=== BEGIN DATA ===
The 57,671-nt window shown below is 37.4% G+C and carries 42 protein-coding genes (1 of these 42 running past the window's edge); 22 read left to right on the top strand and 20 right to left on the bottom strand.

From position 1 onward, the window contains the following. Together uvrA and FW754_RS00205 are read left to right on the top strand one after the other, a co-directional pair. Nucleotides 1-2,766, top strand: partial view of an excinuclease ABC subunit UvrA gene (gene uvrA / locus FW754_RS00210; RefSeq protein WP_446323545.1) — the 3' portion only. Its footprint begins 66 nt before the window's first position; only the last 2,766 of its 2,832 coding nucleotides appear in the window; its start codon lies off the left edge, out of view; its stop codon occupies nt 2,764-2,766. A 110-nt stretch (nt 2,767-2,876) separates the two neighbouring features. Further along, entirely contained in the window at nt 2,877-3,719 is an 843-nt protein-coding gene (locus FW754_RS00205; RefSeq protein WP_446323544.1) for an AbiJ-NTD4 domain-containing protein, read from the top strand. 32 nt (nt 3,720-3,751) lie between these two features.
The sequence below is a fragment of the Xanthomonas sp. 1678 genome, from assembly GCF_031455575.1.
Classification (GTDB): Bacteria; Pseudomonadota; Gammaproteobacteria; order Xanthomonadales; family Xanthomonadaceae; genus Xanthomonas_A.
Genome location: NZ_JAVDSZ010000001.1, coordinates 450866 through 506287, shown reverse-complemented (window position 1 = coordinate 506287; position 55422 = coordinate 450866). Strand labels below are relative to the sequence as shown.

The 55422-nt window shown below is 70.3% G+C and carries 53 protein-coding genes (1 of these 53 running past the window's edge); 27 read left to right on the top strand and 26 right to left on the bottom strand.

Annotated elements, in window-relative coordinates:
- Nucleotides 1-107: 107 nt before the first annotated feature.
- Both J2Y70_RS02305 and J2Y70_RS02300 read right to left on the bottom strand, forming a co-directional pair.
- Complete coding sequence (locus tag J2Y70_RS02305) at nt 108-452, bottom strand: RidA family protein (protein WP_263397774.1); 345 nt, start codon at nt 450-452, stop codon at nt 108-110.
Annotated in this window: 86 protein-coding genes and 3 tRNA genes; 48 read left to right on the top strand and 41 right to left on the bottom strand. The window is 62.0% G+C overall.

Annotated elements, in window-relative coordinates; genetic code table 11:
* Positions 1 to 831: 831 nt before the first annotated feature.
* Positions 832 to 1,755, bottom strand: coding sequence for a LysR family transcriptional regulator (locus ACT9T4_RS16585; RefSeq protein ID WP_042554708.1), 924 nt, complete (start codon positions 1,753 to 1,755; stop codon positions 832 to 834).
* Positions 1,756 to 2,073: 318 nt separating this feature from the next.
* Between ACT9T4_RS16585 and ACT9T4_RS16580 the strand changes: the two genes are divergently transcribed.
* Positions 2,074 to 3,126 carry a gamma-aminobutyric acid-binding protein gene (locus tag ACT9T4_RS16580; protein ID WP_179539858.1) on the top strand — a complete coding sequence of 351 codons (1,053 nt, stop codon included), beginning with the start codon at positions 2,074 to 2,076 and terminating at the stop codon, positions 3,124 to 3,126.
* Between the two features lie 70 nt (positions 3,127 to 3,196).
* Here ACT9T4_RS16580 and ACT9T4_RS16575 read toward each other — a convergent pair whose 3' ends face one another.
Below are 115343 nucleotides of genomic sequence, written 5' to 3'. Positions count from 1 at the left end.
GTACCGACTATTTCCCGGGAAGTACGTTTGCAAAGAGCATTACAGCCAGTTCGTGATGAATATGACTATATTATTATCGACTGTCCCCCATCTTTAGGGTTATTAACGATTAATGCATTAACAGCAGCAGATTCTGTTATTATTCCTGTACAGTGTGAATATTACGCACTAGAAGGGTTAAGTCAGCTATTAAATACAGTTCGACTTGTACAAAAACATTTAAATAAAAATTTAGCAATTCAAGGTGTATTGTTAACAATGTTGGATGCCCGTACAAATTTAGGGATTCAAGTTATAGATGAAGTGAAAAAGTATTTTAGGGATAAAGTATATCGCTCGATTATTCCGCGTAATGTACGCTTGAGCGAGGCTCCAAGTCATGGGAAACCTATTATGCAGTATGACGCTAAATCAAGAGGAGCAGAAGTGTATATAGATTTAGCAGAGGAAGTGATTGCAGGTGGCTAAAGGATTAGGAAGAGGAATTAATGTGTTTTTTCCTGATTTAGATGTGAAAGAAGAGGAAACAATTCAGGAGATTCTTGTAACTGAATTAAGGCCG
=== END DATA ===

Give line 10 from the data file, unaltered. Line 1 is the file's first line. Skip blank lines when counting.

- Complete coding sequence (locus tag J2Y70_RS02305) at nt 108-452, bottom strand: RidA family protein (protein WP_263397774.1); 345 nt, start codon at nt 450-452, stop codon at nt 108-110.